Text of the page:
OpenSSL - Drown Vulnerability


Drown is a cross-protocol attack on TLS using SSLv2 (CVE-2016-0800). Modern servers and clients use the TLS encryption protocol.
However, due to misconfigurations, many servers also still support SSLv2 (deprecated since 2011), an old predecessor of TLS. This support did not matter in practice, since no up-to-date clients actually use SSLv2.
Therefore, even though SSLv2 is known to be badly insecure, until now, merely supporting SSLv2 was not considered a security problem, because clients never used it.

DROWN shows that merely supporting SSLv2 is a threat to modern servers and clients. It allows an attacker to decrypt modern TLS connections between up-to-date clients and servers by sending probes to a server that supports SSLv2 and uses the same private key.

Recovering one session key requires the attacker to perform approximately 2^50 computation, as well as thousands of connections to the affected server.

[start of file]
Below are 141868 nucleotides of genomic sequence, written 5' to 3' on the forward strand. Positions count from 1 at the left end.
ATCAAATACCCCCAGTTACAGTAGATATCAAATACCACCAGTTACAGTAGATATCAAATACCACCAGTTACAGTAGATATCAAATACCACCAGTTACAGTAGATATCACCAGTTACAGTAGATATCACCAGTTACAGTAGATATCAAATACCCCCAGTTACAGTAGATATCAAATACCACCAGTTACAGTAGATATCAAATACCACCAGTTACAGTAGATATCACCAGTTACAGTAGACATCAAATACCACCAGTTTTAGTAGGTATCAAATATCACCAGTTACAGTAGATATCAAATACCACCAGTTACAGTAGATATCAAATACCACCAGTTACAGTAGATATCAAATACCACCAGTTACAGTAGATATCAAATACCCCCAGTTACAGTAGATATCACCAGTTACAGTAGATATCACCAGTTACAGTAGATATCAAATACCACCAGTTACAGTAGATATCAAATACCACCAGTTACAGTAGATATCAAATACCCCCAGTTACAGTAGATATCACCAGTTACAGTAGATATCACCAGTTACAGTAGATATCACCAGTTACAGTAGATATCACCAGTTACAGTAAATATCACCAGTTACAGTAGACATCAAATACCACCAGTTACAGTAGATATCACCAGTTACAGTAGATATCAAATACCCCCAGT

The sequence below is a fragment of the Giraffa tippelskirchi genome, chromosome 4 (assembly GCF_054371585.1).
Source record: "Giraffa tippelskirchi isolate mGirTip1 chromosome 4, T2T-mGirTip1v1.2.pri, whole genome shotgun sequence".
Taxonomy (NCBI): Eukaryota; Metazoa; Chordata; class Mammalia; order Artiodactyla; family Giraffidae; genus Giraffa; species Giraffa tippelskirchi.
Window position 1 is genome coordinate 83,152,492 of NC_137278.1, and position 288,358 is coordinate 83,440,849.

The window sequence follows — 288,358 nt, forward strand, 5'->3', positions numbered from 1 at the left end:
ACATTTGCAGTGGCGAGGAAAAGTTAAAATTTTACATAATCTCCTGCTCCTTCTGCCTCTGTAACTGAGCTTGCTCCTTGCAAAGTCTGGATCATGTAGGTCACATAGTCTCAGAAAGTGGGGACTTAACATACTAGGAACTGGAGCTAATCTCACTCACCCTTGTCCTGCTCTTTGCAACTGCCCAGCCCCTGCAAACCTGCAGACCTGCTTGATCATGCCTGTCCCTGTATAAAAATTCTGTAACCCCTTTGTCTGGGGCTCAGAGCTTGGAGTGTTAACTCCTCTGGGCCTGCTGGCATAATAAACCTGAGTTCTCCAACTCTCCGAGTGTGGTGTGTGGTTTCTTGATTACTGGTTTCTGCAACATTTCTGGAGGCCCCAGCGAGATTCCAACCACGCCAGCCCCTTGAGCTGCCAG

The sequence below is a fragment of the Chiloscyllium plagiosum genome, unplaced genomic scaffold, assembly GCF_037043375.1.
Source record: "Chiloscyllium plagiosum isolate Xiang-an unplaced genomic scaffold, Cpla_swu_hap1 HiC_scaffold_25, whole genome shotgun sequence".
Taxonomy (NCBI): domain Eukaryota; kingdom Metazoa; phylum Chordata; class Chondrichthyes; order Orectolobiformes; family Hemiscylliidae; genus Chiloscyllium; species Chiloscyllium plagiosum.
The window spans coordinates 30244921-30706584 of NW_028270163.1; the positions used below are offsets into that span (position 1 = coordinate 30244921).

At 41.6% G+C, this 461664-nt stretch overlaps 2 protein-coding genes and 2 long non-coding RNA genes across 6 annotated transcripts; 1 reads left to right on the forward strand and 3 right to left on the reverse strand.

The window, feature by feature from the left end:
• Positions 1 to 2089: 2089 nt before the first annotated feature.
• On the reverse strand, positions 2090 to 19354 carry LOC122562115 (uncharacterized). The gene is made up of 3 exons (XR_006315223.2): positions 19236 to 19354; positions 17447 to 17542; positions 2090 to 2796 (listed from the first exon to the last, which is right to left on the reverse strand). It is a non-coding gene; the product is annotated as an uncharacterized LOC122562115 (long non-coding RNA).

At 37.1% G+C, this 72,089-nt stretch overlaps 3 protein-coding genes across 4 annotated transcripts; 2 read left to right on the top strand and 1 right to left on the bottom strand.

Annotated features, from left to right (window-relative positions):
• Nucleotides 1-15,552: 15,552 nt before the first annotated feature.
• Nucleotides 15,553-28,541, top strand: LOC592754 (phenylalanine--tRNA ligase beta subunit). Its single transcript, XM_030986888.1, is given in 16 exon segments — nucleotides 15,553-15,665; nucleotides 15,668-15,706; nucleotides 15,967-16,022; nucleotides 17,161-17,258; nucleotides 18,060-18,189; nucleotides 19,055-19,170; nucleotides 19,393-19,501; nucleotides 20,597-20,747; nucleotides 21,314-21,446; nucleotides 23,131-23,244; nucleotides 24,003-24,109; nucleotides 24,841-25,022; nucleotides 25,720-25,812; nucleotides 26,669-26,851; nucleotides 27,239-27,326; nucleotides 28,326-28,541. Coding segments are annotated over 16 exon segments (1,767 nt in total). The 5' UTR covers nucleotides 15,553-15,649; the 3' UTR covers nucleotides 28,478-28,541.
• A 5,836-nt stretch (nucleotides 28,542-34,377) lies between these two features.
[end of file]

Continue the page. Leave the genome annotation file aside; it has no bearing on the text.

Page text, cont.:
A more efficient variant of the DROWN attack exists against unpatched OpenSSL servers using versions that predate 1.0.2a, 1.0.1m, 1.0.0r and 0.9.8zf released on 19 March 2015 (see CVE-2016-0703).


A server is vulnerable to DROWN if:

  • It allows SSLv2 connections.
  • Its private key is used on any other server that allows SSLv2 connections, even for another protocol

Network administrators can determine if a server supports SSLv2 with the following command:

openssl s_client -connect host:443 -ssl2

If certificate information is returned, then SSLv2 is supported.


Always disable SSLv2

As seen, even if not used, SSLv2 can be a treat. So, you must always disable SSLv2 (disabled by default with the last update of OpenSSL).

Do not reuse SSL certificates or key material

This issue can be mitigated on TLS connections by using unique SSL keys and certificates. If possible, do not reuse key material or certificates between SSLv2 and TLS support on multiple servers.

Monitor network and use firewall rules

We recommend enabling firewall rules to block SSLv2 traffic. Since the attack requires approximately 1000 SSL handshakes, network administrators may also monitor logs to look for repeated connection attempts. However, this data may also be obtained via man-in-the-middle or other attacks, not solely from direct connections.

Upgrade your OpenSSL package to the lastest version (01 march 2016)

  • OpenSSL 1.0.2 users should upgrade to 1.0.2g
  • OpenSSL 1.0.1 users should upgrade to 1.0.1s
  • Older OpenSSL users should upgrade to 1.0.1s or 1.0.2g

External references